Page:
Tracking a Donor Heart, from Donor to Match
Education & Research Here’s how the doctors in charge navigate a matching process that gives priority to the sickest patients when each donor heart becomes available.
For many patients in heart failure, a transplant is their only long-term option.
In 2016, for the first time ever, more than 3,000 people in the U.S. received a heart transplant during a single year. Yet more than 4,000 people still wait. So how do doctors go about saving as many of these lives as possible?
How it works
After a thorough evaluation, a transplant hospital registers appropriate candidates for heart transplant with United Network for Organ Sharing, the nonprofit that operates the nation’s transplant system. When a donor heart is available, UNOS’ computer system compares medical information about the donor, such as blood type, height, weight and lab results — with medical information about all of the candidates waiting. It generates a ranked list of all compatible heart candidates.
“Heart transplants have saved more than 65,000 lives since we started sharing organs nationally in 1987.”
Surgeons must transplant the hearts approximately four hours after they recover them, so the sickest patients closest to the donor hospital receive the offers first.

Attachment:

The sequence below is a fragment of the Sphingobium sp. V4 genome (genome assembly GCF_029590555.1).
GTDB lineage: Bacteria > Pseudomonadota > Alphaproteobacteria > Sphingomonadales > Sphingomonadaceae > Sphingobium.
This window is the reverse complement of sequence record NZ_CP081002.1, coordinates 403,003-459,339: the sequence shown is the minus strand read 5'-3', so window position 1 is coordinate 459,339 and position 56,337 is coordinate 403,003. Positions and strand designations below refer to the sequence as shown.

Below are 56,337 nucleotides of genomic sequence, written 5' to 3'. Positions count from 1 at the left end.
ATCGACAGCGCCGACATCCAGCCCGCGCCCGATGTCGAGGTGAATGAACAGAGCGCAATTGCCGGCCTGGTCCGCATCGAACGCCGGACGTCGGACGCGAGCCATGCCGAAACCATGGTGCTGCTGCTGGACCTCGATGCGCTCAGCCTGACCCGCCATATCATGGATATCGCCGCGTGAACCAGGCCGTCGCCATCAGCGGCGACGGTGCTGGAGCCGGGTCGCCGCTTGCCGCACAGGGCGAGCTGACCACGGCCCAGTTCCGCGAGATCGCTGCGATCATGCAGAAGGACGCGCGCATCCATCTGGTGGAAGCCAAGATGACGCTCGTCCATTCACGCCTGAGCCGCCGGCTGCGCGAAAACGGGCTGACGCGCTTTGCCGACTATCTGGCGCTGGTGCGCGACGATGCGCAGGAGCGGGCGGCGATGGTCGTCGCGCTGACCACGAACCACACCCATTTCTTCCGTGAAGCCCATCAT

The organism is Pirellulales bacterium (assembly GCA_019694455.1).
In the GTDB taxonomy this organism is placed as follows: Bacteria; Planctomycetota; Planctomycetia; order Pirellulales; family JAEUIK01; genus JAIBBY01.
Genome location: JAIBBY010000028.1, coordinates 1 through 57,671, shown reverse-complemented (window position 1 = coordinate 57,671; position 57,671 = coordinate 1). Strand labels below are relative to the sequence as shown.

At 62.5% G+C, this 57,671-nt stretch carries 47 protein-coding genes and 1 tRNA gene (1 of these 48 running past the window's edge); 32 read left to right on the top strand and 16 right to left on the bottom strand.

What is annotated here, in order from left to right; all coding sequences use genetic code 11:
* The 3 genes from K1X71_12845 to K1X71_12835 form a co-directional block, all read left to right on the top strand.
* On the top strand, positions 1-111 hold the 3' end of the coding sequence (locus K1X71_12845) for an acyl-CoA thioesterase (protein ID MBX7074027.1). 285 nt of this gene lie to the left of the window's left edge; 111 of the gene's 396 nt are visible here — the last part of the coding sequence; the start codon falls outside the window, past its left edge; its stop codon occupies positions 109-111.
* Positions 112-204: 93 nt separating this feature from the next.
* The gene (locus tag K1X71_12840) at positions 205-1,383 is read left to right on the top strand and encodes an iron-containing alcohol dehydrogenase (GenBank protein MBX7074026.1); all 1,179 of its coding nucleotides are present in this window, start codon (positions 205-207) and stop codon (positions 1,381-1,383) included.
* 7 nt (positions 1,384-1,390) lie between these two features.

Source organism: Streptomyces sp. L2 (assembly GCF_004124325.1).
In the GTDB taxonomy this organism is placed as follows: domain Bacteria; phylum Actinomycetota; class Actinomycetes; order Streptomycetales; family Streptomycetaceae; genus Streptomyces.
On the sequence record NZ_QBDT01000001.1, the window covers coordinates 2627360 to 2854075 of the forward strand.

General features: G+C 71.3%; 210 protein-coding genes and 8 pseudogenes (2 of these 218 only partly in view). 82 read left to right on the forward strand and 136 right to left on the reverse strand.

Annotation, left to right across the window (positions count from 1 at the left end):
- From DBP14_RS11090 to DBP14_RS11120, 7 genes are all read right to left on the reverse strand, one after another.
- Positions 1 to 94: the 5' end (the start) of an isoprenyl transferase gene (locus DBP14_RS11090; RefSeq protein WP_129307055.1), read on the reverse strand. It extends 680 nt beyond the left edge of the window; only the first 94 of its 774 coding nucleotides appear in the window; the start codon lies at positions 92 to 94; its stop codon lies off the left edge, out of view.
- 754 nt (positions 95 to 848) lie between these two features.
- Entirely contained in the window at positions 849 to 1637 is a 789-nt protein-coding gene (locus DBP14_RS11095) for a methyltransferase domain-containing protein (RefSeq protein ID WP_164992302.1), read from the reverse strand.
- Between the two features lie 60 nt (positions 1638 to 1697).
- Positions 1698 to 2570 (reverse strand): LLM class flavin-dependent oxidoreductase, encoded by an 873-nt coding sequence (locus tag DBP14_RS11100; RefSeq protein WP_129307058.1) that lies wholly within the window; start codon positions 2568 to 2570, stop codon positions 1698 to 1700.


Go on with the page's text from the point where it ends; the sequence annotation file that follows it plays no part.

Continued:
After a hospital accepts a heart for their patient, surgeons travel to the donor hospital to recover the heart. During the return trip another set of surgeons begins operating on the patient, so that they are ready to sew in the donated heart when it arrives.
The difference made
Heart transplants have saved more than 65,000 lives since we started sharing organs nationally in 1987. None of these lifesaving transplants could have happened without organ donors. Donors make life possible after death.
That means more smiles. More birthdays. More moments with loved ones. Go online to learn about organ donation and transplantation and register to be an organ, eye and tissue donor. What could you make possible some day?